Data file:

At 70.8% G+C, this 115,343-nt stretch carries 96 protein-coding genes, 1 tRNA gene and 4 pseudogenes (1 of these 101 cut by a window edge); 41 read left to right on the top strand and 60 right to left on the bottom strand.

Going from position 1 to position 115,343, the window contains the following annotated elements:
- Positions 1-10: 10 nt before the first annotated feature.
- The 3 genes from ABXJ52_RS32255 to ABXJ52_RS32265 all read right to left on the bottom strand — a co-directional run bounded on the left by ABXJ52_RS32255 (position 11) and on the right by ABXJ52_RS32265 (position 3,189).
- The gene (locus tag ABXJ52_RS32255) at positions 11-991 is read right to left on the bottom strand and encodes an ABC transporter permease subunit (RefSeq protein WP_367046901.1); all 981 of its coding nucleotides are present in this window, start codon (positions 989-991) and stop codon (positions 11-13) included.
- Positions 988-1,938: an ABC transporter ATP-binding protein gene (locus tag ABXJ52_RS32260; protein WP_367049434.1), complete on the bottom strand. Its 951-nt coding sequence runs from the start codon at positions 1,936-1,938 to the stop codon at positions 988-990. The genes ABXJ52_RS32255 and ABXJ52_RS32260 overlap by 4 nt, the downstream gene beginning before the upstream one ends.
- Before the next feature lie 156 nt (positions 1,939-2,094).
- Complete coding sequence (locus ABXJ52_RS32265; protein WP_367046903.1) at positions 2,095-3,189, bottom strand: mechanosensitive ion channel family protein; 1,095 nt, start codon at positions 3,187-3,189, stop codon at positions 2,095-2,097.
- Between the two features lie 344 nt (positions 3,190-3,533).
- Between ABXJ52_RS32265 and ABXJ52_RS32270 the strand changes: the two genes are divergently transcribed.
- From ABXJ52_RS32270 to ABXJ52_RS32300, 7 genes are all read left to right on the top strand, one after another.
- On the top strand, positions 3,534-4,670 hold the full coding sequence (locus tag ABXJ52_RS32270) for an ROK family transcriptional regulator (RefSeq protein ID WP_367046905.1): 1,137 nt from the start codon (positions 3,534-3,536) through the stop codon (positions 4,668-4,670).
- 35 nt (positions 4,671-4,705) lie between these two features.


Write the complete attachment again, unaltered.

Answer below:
At 70.8% G+C, this 115,343-nt stretch carries 96 protein-coding genes, 1 tRNA gene and 4 pseudogenes (1 of these 101 cut by a window edge); 41 read left to right on the top strand and 60 right to left on the bottom strand.

Going from position 1 to position 115,343, the window contains the following annotated elements:
- Positions 1-10: 10 nt before the first annotated feature.
- The 3 genes from ABXJ52_RS32255 to ABXJ52_RS32265 all read right to left on the bottom strand — a co-directional run bounded on the left by ABXJ52_RS32255 (position 11) and on the right by ABXJ52_RS32265 (position 3,189).
- The gene (locus tag ABXJ52_RS32255) at positions 11-991 is read right to left on the bottom strand and encodes an ABC transporter permease subunit (RefSeq protein WP_367046901.1); all 981 of its coding nucleotides are present in this window, start codon (positions 989-991) and stop codon (positions 11-13) included.
- Positions 988-1,938: an ABC transporter ATP-binding protein gene (locus tag ABXJ52_RS32260; protein WP_367049434.1), complete on the bottom strand. Its 951-nt coding sequence runs from the start codon at positions 1,936-1,938 to the stop codon at positions 988-990. The genes ABXJ52_RS32255 and ABXJ52_RS32260 overlap by 4 nt, the downstream gene beginning before the upstream one ends.
- Before the next feature lie 156 nt (positions 1,939-2,094).
- Complete coding sequence (locus ABXJ52_RS32265; protein WP_367046903.1) at positions 2,095-3,189, bottom strand: mechanosensitive ion channel family protein; 1,095 nt, start codon at positions 3,187-3,189, stop codon at positions 2,095-2,097.
- Between the two features lie 344 nt (positions 3,190-3,533).
- Between ABXJ52_RS32265 and ABXJ52_RS32270 the strand changes: the two genes are divergently transcribed.
- From ABXJ52_RS32270 to ABXJ52_RS32300, 7 genes are all read left to right on the top strand, one after another.
- On the top strand, positions 3,534-4,670 hold the full coding sequence (locus tag ABXJ52_RS32270) for an ROK family transcriptional regulator (RefSeq protein ID WP_367046905.1): 1,137 nt from the start codon (positions 3,534-3,536) through the stop codon (positions 4,668-4,670).
- 35 nt (positions 4,671-4,705) lie between these two features.